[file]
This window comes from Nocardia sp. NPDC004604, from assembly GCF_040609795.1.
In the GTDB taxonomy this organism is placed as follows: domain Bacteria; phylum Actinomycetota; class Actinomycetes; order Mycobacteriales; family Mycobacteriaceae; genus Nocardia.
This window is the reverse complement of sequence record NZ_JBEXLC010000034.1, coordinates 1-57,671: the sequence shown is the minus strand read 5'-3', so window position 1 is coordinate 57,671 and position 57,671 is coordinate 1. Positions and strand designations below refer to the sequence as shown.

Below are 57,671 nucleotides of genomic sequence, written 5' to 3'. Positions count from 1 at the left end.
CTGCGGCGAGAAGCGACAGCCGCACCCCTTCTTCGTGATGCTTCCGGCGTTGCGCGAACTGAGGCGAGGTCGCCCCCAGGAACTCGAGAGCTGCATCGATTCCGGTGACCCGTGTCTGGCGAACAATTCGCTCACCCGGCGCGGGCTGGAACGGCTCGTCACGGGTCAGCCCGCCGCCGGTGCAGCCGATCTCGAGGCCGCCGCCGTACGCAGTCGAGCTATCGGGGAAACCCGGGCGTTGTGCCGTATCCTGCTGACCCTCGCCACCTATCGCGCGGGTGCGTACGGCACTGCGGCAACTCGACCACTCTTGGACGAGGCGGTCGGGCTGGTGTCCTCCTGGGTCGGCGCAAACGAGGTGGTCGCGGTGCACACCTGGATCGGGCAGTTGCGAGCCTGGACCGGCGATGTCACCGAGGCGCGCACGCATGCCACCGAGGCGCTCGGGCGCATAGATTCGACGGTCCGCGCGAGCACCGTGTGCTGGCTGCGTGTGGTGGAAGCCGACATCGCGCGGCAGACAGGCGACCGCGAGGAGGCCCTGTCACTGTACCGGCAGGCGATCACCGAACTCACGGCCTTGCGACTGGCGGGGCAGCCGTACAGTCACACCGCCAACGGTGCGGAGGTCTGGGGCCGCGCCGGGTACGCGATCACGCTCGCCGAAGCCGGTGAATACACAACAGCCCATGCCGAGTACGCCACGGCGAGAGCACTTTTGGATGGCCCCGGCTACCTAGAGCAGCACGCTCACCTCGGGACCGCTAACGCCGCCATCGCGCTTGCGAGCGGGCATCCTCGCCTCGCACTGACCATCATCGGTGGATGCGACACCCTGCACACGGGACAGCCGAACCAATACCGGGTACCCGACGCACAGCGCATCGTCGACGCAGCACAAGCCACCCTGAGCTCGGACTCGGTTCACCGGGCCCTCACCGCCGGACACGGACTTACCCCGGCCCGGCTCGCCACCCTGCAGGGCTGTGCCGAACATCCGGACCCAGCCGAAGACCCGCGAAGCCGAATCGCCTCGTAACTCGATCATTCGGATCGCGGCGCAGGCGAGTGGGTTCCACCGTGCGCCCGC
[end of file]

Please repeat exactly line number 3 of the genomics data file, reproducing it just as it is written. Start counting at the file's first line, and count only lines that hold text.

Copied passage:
This window is the reverse complement of sequence record NZ_JBEXLC010000034.1, coordinates 1-57,671: the sequence shown is the minus strand read 5'-3', so window position 1 is coordinate 57,671 and position 57,671 is coordinate 1. Positions and strand designations below refer to the sequence as shown.